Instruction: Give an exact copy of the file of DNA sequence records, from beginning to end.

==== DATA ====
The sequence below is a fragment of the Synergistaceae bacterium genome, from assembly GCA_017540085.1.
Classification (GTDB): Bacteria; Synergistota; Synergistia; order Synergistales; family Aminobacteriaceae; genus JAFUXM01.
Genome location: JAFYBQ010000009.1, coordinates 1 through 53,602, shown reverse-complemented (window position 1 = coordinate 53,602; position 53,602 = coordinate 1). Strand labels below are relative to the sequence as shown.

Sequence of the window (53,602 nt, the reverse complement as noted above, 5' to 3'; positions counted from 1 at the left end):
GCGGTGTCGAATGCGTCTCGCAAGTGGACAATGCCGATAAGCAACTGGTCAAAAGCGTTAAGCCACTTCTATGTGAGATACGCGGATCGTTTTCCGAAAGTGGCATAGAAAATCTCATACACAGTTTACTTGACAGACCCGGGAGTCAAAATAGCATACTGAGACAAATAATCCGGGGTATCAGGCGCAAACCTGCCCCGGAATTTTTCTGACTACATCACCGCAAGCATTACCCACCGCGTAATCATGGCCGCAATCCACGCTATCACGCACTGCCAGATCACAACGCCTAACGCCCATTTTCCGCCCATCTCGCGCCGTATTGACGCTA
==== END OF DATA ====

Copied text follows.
The sequence below is a fragment of the Synergistaceae bacterium genome, from assembly GCA_017540085.1.
Classification (GTDB): Bacteria; Synergistota; Synergistia; order Synergistales; family Aminobacteriaceae; genus JAFUXM01.
Genome location: JAFYBQ010000009.1, coordinates 1 through 53,602, shown reverse-complemented (window position 1 = coordinate 53,602; position 53,602 = coordinate 1). Strand labels below are relative to the sequence as shown.

Sequence of the window (53,602 nt, the reverse complement as noted above, 5' to 3'; positions counted from 1 at the left end):
GCGGTGTCGAATGCGTCTCGCAAGTGGACAATGCCGATAAGCAACTGGTCAAAAGCGTTAAGCCACTTCTATGTGAGATACGCGGATCGTTTTCCGAAAGTGGCATAGAAAATCTCATACACAGTTTACTTGACAGACCCGGGAGTCAAAATAGCATACTGAGACAAATAATCCGGGGTATCAGGCGCAAACCTGCCCCGGAATTTTTCTGACTACATCACCGCAAGCATTACCCACCGCGTAATCATGGCCGCAATCCACGCTATCACGCACTGCCAGATCACAACGCCTAACGCCCATTTTCCGCCCATCTCGCGCCGTATTGACGCTA